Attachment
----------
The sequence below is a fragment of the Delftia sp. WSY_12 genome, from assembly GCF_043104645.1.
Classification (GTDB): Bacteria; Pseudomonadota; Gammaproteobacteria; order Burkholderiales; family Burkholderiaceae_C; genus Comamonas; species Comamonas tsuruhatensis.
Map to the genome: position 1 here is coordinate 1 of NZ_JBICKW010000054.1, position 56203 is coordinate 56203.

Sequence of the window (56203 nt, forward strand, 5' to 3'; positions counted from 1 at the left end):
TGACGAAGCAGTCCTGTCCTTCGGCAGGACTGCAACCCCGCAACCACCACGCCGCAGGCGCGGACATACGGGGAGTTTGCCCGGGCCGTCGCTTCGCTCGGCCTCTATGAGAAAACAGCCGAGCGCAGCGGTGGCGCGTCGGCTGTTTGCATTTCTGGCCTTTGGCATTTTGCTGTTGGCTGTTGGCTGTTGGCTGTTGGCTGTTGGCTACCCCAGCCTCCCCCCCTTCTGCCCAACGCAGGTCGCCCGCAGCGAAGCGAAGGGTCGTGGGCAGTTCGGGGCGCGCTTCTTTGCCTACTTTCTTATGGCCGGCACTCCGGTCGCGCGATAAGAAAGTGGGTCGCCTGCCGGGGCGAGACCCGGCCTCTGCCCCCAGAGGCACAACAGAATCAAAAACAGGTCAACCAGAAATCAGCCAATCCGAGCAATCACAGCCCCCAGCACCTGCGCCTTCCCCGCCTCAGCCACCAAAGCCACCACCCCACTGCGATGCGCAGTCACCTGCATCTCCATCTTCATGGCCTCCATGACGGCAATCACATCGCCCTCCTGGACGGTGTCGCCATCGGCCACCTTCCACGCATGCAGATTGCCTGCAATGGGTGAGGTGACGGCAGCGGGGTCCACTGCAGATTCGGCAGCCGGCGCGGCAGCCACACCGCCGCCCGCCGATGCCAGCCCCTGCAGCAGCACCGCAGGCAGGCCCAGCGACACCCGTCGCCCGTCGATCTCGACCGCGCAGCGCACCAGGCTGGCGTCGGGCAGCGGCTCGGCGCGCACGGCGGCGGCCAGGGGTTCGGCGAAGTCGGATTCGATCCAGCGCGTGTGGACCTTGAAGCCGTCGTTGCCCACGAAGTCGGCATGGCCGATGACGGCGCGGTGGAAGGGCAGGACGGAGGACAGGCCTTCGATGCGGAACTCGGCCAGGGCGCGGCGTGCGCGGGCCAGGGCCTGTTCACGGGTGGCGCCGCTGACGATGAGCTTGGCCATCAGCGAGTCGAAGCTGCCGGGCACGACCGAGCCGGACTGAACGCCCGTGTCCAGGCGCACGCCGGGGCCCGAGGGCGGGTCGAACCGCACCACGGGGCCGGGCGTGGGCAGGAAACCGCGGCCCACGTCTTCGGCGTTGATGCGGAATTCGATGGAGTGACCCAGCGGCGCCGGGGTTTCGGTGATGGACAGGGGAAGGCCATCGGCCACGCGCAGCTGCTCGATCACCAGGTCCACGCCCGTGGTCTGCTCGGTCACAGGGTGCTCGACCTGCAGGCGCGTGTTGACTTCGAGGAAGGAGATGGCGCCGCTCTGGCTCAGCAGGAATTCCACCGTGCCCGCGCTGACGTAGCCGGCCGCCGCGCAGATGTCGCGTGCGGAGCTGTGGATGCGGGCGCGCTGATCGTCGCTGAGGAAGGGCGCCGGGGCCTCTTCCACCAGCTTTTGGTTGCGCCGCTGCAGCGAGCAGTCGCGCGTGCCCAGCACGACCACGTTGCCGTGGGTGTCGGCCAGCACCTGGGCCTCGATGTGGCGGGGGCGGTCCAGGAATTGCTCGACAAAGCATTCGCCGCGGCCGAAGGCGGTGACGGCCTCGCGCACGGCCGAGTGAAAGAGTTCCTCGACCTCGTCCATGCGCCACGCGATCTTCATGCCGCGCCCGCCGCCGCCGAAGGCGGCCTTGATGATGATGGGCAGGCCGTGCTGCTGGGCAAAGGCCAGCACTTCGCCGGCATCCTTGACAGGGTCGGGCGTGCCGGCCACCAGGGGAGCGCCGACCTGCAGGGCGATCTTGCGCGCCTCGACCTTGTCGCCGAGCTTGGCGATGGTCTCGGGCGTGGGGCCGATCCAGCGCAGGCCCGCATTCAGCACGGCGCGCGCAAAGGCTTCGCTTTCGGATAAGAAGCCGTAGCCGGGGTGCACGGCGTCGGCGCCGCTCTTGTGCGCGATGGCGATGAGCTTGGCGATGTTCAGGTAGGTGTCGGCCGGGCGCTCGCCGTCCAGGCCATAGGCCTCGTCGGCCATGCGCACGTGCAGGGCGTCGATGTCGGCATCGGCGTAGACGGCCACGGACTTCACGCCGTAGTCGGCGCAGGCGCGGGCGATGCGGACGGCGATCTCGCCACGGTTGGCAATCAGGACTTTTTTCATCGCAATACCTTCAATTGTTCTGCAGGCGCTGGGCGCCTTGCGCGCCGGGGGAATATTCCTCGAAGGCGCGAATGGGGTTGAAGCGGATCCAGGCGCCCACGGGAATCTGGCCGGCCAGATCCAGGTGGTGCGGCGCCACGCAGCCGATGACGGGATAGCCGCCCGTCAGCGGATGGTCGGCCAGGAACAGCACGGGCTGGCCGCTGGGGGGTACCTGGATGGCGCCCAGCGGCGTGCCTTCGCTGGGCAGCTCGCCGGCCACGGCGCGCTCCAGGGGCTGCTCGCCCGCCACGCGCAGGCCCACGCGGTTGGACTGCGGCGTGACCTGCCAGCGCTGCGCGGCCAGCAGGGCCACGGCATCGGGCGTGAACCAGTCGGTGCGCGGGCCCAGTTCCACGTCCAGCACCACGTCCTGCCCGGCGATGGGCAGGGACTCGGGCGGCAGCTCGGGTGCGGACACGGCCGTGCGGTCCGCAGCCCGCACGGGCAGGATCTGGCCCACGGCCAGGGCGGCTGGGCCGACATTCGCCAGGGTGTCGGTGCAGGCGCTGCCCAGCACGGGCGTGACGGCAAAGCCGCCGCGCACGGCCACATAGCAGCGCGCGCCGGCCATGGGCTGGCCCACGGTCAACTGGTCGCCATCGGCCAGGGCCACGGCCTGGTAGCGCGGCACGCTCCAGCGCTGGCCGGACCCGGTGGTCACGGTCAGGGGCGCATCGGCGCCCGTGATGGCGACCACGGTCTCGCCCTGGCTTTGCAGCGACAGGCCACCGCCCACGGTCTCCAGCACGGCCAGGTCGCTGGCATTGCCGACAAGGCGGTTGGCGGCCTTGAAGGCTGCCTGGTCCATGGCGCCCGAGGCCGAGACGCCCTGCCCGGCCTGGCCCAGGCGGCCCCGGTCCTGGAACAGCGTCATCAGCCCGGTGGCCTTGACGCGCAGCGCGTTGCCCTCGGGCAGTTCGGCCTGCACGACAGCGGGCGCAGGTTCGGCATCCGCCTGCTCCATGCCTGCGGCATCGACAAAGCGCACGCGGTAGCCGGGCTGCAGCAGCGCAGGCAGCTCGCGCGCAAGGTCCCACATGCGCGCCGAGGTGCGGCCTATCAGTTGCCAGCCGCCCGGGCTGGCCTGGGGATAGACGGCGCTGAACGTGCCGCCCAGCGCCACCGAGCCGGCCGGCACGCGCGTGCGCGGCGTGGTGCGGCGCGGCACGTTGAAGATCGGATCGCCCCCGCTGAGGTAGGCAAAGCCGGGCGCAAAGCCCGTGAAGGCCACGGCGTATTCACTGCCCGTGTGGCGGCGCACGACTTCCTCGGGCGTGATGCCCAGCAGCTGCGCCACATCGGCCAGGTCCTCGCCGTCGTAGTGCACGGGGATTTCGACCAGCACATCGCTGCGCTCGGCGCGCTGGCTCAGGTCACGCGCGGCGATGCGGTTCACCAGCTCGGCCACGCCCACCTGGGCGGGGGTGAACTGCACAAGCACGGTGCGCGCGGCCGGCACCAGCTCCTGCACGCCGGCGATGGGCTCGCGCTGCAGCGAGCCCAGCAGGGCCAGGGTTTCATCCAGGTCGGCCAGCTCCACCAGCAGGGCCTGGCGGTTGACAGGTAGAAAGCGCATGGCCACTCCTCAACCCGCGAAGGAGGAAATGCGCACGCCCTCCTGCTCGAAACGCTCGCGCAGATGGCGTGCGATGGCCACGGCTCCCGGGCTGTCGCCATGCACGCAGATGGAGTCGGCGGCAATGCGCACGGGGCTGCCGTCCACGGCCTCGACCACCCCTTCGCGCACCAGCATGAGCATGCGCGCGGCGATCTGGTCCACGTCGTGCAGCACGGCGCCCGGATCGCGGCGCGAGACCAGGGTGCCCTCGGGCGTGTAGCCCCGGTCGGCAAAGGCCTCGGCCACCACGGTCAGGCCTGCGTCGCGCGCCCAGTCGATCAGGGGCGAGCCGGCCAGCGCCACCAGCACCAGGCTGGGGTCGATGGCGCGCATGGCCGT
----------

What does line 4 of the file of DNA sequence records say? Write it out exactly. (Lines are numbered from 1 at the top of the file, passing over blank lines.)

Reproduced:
Sequence of the window (56203 nt, forward strand, 5' to 3'; positions counted from 1 at the left end):